IBM diplayed last week a replica of a prototype 50-qubit quantum machine at the Index Conference.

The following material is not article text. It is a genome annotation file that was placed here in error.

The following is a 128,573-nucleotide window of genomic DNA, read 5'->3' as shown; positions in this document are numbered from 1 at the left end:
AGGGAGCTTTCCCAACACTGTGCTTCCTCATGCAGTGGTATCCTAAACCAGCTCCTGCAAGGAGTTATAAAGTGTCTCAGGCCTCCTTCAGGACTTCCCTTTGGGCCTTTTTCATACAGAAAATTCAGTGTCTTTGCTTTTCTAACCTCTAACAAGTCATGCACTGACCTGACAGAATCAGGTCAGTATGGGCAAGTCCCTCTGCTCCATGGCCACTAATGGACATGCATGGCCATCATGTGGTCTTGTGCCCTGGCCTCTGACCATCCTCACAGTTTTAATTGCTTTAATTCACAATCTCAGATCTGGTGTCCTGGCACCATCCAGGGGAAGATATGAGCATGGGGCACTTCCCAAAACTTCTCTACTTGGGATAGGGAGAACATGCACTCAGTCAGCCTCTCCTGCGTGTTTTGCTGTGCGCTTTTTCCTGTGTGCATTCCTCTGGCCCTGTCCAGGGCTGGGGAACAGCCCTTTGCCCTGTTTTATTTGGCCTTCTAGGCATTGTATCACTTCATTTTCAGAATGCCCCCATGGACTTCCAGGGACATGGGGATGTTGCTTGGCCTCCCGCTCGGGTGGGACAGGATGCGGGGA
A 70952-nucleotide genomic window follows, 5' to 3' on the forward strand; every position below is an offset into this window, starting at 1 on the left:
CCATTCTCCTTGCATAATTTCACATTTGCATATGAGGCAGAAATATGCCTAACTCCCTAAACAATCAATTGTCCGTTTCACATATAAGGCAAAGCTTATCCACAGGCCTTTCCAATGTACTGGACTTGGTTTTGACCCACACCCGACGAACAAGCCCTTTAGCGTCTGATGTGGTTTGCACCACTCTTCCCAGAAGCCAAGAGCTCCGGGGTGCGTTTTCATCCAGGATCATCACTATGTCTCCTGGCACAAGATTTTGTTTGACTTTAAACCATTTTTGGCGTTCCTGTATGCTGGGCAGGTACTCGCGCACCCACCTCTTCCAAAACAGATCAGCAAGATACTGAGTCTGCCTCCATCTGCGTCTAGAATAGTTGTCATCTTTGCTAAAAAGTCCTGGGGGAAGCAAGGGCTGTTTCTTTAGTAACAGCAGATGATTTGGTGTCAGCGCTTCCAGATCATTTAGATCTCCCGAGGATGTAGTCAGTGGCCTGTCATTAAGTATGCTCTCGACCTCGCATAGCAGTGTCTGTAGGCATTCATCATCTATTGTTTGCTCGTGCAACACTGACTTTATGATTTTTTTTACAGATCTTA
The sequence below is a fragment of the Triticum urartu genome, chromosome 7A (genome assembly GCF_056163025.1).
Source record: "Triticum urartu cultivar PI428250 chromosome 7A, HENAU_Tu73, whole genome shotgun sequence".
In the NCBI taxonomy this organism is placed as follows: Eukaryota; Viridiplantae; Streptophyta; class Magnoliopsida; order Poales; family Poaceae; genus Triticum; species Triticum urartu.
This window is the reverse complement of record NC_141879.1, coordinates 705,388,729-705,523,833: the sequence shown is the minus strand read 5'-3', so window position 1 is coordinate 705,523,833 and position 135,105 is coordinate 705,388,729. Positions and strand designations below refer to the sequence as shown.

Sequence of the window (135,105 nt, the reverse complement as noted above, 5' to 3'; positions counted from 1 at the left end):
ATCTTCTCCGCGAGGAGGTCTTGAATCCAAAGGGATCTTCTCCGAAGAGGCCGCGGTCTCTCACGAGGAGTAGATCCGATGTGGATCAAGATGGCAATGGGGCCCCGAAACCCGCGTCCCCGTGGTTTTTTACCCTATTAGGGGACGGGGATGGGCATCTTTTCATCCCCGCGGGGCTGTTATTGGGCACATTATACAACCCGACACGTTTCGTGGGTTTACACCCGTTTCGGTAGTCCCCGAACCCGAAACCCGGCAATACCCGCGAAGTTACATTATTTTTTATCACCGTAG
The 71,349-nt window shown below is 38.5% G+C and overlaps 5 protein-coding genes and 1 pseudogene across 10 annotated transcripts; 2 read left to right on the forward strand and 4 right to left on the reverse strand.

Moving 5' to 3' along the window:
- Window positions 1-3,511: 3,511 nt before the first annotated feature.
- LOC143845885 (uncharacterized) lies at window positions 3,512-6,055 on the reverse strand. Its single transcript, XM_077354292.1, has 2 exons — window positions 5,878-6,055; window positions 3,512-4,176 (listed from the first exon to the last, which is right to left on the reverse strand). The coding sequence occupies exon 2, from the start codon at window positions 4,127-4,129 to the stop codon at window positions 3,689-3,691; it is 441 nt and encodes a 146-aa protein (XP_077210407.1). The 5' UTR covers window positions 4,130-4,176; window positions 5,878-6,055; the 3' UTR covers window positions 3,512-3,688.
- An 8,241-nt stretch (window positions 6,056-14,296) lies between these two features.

The potential for quantum machines has been discussed extensively. For a brief historical review, see the material from Prof. Aram Harrow's page Where can I learn about quantum information?, the EdX course Quantum Information Science, or IBM Q's User Guide. With respect to quantum computing, many simulators are available online for testing purposes. For example, see IBM's QISKit, Rigetti's Forest API, Google's Quantum Playground, or Microsoft's Quantum Development Kit. Matching simulator output with real-machine output can be a challenge. The IBM QISKit tutorials include Python notebooks with examples for the two smaller (5-qubit) machines (e.g., entanglement revisited or state tomography), or you can try the 16-qubit hello world quantum emoticon tutorial on the larger machine, which is discussed further here. Note, however, the comments in these examples regarding the ongoing development with respect to return from the real device. Also, I suggest reviewing the respective license terms (e.g., Section 3.1 of the IBM Q license terms with respect to IP Rights).